I’ve been applying to colleges, which is a little difficult considering I’m not sure where I want to be yet.

However, I’ve always wanted to return to the East Coast. I was born in Media, Pennsylvania, which is outside Philadelphia. My parents and I lived there until I was 4; we then moved to North Carolina and lived there for about three months, then to Maryland for a year.

I’ve always wanted to go back.

Children can make good friends incredibly fast – I was no different. I still have the numbers of (but don’t contact often) two girls with whom I grew up when I lived in Upper Darby, a neighborhood in Philadelphia. I remember different friends I had in every place we lived, and I remember missing them terribly every time we moved away.

I don’t know why or how my parents and I ended up driving past our Upper Darby house (about a decade ago), but I do remember that we couldn’t go inside. We were renting it out, and we hadn’t let the current renters know we were coming. I remember that tearing feeling as we drove away. I was crying uncontrollably because I wanted to go in, but we couldn’t.

I remember the park by our house. My dad and I would walk there, and we’d count the birds’ blue and white eggshells in the row of wooden posts along the park’s path.

I remember dreaming. I dreamt that there was a red car – similar to the one we used to own – stuck in our basement, which had stairs leading up to a door in our kitchen. My dad and I tried to push the car up the stairs.

I dreamt about going to a mall in Philadelphia with my parents and finding a door that led to my attic in our old house. I lost my parents in the mall and explored my attic for hours.

When I got to Country Day, I was in third grade. I’d gone to different schools for pre-K, kindergarten, first grade and second grade – and most of those schools were in different parts of the country. So I thought I would move away soon. I thought Country Day was just another one-year stop – another school where I would make good friends and eventually leave them, like I did everywhere else.

So for the first time, I didn’t make friends. I stayed closed off. I was quiet and retracted in my classes and on the playground, and after school I went immediately to my mother’s classroom in the high school every day. But I was wrong – we stayed.

I’ve always wondered what my life would be like had I grown up in Upper Darby, had we never moved. I miss the snow, the humidity, the cities, my friends – home. That’s why I want to go back.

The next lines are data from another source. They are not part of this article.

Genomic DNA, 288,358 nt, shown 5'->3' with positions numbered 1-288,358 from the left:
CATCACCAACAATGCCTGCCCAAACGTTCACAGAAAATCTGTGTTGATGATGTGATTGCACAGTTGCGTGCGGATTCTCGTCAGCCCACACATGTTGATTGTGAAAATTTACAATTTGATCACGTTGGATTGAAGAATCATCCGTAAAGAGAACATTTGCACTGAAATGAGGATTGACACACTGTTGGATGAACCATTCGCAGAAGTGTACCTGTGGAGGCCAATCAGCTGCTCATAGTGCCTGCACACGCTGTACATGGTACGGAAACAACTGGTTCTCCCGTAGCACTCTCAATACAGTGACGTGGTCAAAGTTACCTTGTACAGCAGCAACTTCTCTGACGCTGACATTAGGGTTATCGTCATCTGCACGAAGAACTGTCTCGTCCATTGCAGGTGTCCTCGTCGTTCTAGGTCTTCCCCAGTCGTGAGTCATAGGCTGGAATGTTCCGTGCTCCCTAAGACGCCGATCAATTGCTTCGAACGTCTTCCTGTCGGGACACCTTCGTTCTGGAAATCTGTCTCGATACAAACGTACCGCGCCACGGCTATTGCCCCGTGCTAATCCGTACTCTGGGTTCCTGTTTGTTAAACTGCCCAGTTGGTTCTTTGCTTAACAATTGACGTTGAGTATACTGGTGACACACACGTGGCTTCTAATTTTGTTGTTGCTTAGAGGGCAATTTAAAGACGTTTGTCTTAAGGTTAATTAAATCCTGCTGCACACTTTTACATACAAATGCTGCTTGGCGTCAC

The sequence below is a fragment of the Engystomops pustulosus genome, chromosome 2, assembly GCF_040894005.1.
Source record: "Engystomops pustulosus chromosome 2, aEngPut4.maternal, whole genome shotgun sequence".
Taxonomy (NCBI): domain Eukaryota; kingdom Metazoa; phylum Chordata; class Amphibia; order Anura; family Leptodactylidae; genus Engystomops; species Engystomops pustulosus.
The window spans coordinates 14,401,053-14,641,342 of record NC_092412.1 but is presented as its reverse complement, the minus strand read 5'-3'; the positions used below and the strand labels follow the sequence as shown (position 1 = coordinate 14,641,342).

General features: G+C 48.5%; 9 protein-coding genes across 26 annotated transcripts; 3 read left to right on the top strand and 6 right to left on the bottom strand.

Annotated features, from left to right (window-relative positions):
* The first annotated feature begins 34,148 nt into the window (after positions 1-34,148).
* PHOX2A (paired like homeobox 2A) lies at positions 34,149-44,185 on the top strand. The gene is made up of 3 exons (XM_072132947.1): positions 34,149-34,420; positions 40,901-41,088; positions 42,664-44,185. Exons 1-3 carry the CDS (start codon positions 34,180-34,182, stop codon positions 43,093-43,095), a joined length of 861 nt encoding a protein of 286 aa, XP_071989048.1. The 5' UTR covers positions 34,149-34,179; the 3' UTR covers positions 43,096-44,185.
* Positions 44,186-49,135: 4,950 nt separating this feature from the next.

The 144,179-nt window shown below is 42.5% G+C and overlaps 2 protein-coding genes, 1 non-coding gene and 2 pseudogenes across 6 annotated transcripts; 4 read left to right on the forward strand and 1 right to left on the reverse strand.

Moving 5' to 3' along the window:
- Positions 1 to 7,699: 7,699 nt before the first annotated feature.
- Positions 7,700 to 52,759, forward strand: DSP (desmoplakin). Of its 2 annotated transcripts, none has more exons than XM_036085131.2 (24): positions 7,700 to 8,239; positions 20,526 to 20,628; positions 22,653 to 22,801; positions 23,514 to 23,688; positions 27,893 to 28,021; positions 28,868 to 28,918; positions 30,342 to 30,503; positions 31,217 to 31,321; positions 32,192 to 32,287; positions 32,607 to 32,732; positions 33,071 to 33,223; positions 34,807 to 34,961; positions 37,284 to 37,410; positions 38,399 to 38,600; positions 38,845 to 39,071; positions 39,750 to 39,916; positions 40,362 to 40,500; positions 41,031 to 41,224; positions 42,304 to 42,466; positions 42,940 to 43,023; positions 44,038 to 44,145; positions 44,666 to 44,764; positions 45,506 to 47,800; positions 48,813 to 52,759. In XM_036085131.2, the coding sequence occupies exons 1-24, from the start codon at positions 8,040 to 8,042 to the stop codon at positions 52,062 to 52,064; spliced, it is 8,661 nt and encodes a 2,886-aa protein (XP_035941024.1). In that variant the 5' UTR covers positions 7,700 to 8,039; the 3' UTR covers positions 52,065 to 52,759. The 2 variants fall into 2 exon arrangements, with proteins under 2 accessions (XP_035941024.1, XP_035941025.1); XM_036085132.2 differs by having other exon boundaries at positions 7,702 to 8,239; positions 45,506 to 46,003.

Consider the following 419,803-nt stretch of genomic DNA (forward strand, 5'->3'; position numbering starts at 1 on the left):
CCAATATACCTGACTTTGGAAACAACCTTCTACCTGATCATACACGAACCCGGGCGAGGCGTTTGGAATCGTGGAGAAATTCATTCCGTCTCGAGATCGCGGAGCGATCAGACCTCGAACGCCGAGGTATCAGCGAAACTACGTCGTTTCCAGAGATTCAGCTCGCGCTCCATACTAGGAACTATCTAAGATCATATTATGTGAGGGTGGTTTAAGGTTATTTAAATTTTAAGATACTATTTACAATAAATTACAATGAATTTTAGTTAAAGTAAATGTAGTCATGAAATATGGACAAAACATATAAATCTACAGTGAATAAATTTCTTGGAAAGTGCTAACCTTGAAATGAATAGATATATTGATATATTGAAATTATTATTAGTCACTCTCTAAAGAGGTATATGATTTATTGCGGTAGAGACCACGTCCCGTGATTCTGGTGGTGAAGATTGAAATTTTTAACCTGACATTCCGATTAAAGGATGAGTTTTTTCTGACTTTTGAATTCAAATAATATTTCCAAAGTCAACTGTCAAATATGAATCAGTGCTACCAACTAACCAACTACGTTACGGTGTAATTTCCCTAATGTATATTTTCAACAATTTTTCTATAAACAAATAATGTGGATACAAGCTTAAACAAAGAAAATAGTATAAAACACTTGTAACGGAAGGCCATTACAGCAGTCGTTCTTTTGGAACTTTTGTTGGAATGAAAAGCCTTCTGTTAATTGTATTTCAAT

· · ·

At the Kenyon Young Writers Workshop this summer, I took a genre session on different poetry forms. We talked about the pantoum, a Malayan form of poetry that’s been adapted for French and English poetry.

After I left Kenyon, I started doing research on different forms of poetry I could write. One was the triolet, a French form of poetry consisting of eight lines with a rhyme scheme and the first line repeated in the fourth and seventh ones.

I’ve also been experimenting with villanelles. The villanelle is an Italian form that repeats the first and third lines of the first stanza alternately as the final lines of each proceeding stanza. The poem here is a villanelle. Because of that repetition, villanelles are typically about obsessions.

So I’ve written a series of villanelles about different obsessions. This one is about Philadelphia.

Philadelphia

She is attracted to my eyes,

three thousand miles away, an eastbound melody:

home is a luminous Exxon sign.

Snowflakes land on my face, falling to never rise.

Irritating so I wipe them off, set them free;

she is attracted to my eyes.

As I pass the CVS, faint honks and muffled cries.

Dunkin’ Donuts for breakfast and coffee.

home is a luminous Exxon sign.

At twilight, among thousands of fireflies,

the sporadic blinking means they, too, feel as I feel.

She is attracted to my eyes.

Two children running through the incline

of snow without feeling in their feet.

home is a luminous Exxon sign.

On the surface of a pond, two geese fly,

as away the snow flies on a breeze;

she is attracted to my eyes.

home is a luminous Exxon sign.

—By Gabi Alvarado